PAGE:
The family reunites at their “summer palace”: Roman, from Japan where he’s cleaning up the missile mess he made, Shiv, from her isolated honeymoon with Tom, Kendall from his undisclosed spa hideaway, and Conor from his Midwest abode, with Willa (Justine Lupe) in tow. The gathering immediately stinks. Literally. It reeks due to a bag of dead raccoons stowed away in the fireplace, left intentionally by Logan's new contractor (so he thinks0. The family, and their über-luxurious lobster and shrimp lunch, have been marinating in rancid air all day, airing out their own dirty laundry, before the animals are finally located. Logan demands all the food be thrown away, and pizza be ordered. Not only is he throwing away thousands of dollars worth of food, he’s also creating a more casual environment for him to reveal the real reason he’s gathered everyone. He wants to name the next CEO of Waystar instead of selling the company — and he wants to talk to his children one-by-one about it, planting seeds of hope that the role is each of theirs. If he pits Shiv, Kendall, and Roman (sorry Connor...you can keep shopping for Napoleon's dried genitalia?) against each other, then he can have them expose each other’s weaknesses instead of him doing all the work. It’s conniving, but it’s brilliant. Just like him.
The most realistic option is (of fucking course) Shiv! It takes awhile for her to admit she wants the position because her barriers are higher than the Great Wall of China. Unlike Roman and Kendall, she doesn’t wear her emotions — or her ambitions — on her sleeve. She tries to play hardball with her dad, saying that she wants him to sell so she can be free of all this bullshit and continue on with her own career in politics. But Logan strategically unravels her, making her reveal her plan for the company *if* she was to take over. By the end of the conversation, there’s a tear-filled verbal deal made. “Remember this,” he tells Shiv in his sunny office. “This slant of light. Remember this. This is it.” Logan even promotes Tom to chair of global broadcast news for ATN, the company’s cable company, which means he’s officially out of the death pit. (Bring Greg with you, please!) The only obstacle is getting Shiv to subtly enter the company and gain experience before she’s formally announced. And she’s going to do all this without her siblings noticing. Lol, good luck.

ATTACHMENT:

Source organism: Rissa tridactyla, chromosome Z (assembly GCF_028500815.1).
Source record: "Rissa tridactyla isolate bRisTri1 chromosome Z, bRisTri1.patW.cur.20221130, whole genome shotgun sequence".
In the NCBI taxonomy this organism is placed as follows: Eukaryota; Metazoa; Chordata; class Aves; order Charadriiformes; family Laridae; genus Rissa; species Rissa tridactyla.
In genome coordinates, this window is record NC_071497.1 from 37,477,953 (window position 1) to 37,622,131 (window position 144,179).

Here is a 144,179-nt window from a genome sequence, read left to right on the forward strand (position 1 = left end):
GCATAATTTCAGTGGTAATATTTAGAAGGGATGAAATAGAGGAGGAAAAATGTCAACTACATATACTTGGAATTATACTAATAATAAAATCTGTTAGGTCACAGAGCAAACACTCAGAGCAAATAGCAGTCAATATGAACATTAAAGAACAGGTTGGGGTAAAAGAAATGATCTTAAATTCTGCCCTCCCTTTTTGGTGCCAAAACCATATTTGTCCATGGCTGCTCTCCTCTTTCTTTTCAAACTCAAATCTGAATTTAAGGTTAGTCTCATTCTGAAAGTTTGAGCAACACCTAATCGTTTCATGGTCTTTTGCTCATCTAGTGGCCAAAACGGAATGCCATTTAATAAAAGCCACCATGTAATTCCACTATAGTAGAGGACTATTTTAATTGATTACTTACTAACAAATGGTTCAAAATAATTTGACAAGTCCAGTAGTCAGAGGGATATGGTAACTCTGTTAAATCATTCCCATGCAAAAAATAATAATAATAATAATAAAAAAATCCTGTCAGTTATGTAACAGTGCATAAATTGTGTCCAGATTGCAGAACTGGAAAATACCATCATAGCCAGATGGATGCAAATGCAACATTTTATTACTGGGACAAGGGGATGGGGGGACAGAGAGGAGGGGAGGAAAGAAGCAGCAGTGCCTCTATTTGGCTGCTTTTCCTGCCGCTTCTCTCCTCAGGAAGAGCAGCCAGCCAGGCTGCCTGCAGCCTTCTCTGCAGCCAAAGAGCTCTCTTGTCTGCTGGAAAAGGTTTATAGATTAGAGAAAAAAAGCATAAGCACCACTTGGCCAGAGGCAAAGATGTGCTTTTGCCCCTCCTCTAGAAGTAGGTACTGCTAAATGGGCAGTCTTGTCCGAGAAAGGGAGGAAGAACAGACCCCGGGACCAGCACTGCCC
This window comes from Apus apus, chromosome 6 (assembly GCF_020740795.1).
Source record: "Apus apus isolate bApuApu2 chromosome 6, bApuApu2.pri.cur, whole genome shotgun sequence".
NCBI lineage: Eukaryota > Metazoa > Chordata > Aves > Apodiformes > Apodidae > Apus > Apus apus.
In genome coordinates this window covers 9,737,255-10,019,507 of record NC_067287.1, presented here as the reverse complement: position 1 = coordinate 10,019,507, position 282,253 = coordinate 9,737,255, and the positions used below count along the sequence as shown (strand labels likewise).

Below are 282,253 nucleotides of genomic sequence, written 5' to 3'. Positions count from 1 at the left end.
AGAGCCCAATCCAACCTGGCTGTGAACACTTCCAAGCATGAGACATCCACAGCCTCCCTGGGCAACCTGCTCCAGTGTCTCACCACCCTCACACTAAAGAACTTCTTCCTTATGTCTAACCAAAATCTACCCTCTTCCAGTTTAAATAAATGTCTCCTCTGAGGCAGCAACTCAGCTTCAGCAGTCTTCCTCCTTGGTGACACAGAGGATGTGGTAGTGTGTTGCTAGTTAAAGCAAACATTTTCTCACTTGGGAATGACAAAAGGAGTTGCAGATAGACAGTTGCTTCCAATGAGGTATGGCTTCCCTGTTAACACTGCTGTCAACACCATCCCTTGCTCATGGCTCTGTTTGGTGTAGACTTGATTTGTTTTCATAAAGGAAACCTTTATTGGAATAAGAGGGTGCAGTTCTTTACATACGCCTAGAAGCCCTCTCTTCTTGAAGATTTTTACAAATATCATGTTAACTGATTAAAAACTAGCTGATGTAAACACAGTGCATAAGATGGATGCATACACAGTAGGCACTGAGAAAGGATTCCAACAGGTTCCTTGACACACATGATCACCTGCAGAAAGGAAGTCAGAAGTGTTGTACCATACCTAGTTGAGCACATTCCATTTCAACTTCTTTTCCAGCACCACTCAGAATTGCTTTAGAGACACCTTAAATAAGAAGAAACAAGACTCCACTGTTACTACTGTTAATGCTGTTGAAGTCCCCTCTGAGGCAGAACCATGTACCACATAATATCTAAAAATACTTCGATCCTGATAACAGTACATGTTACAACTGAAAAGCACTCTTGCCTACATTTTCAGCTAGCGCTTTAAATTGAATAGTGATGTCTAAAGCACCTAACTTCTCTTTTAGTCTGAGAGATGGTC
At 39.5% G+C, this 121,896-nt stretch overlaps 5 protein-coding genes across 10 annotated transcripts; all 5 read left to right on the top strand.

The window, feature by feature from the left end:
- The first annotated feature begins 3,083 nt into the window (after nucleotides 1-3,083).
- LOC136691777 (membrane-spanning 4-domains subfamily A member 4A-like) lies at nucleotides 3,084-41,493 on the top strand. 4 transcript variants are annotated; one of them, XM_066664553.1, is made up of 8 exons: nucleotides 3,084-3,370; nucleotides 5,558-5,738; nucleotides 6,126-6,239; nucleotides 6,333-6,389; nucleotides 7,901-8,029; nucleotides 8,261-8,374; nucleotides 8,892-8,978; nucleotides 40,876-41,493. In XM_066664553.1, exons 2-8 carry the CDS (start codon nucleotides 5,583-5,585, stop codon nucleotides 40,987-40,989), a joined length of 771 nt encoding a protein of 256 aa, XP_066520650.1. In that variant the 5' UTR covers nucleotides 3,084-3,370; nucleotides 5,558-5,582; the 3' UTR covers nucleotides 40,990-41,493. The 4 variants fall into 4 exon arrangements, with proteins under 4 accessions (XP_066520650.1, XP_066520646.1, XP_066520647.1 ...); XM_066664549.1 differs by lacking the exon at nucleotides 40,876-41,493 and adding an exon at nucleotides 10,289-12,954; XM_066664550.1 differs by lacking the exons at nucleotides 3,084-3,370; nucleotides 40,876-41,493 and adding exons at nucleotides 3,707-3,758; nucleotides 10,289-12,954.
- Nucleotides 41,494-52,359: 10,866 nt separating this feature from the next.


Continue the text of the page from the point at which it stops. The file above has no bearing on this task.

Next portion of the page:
Still — Logan’s as trustworthy and brutal as the Co-Star app, so if I were Shiv, I would not be sleeping easy, despite their sworn agreement. Meanwhile, the patriarch announces that Kendall and Roman will be co-COOs. Bloody fucking brilliant.
But the final scene of the episode throws yet another wrench in Logan’s plans: Sandy and Stewy will not back down on their plan to buy Waystar. They’re prepared to bleed cash, and suffer the wrath of a Roy scorned. It doesn't matter if Shiv is ready to run the whole company if someone buys it out from under her.
Episode 1 ends with Logan dealing with his feuding children, secretly naming his daughter the successor to the company, and ignoring the aggressive tactics of the men who want to buy his company. Don't forget that S^2 also have black book filled with collateral against Logan thanks to his back-stabbing son, Kendall. It's going to get so ugly and I can't wait.
Legacy media at its best.
Welcome to Cousin Greg’s Corner
Every episode I’ll breakdown the *most* Cousin Greg moment.
After being selected as Kendall’s drug mule, Greg comes over to Kendall’s extremely lavish temporary apartment to drop off a bag of cocaine. Kendall is fully and utterly shocked to find out the white powder was acquired from a drug dealer in Washington Square Park. “Park coke?! You got me park coke?” he screams. Flustered, Greg offers to return to the drug dealer because he’s Greg.
Succession season two airs in the UK from Monday 12th August on Sky Atlantic and is available on Now TV